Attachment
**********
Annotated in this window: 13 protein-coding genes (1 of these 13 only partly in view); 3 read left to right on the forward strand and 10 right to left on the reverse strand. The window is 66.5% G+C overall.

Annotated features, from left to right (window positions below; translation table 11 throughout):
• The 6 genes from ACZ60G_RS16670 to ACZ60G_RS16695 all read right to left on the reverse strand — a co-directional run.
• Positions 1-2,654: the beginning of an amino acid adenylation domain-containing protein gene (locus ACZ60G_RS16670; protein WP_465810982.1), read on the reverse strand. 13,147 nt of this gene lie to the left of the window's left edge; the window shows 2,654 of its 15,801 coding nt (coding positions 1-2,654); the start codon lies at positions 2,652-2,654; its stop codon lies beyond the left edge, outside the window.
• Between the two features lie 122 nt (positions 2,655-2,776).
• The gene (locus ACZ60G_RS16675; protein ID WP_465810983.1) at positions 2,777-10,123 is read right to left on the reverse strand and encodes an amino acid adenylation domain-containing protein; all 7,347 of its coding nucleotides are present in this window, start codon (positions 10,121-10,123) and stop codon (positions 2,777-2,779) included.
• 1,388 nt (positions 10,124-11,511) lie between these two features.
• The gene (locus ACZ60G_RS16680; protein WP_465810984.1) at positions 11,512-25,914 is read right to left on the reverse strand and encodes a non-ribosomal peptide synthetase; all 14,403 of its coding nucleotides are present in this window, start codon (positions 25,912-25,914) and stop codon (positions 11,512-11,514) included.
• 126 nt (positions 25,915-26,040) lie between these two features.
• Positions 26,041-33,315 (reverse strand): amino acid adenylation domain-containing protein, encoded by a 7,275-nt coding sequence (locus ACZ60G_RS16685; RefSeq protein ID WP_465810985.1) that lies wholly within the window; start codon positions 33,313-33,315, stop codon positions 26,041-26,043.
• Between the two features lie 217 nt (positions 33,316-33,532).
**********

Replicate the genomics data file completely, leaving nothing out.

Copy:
Annotated in this window: 13 protein-coding genes (1 of these 13 only partly in view); 3 read left to right on the forward strand and 10 right to left on the reverse strand. The window is 66.5% G+C overall.

Annotated features, from left to right (window positions below; translation table 11 throughout):
• The 6 genes from ACZ60G_RS16670 to ACZ60G_RS16695 all read right to left on the reverse strand — a co-directional run.
• Positions 1-2,654: the beginning of an amino acid adenylation domain-containing protein gene (locus ACZ60G_RS16670; protein WP_465810982.1), read on the reverse strand. 13,147 nt of this gene lie to the left of the window's left edge; the window shows 2,654 of its 15,801 coding nt (coding positions 1-2,654); the start codon lies at positions 2,652-2,654; its stop codon lies beyond the left edge, outside the window.
• Between the two features lie 122 nt (positions 2,655-2,776).
• The gene (locus ACZ60G_RS16675; protein ID WP_465810983.1) at positions 2,777-10,123 is read right to left on the reverse strand and encodes an amino acid adenylation domain-containing protein; all 7,347 of its coding nucleotides are present in this window, start codon (positions 10,121-10,123) and stop codon (positions 2,777-2,779) included.
• 1,388 nt (positions 10,124-11,511) lie between these two features.
• The gene (locus ACZ60G_RS16680; protein WP_465810984.1) at positions 11,512-25,914 is read right to left on the reverse strand and encodes a non-ribosomal peptide synthetase; all 14,403 of its coding nucleotides are present in this window, start codon (positions 25,912-25,914) and stop codon (positions 11,512-11,514) included.
• 126 nt (positions 25,915-26,040) lie between these two features.
• Positions 26,041-33,315 (reverse strand): amino acid adenylation domain-containing protein, encoded by a 7,275-nt coding sequence (locus ACZ60G_RS16685; RefSeq protein ID WP_465810985.1) that lies wholly within the window; start codon positions 33,313-33,315, stop codon positions 26,041-26,043.
• Between the two features lie 217 nt (positions 33,316-33,532).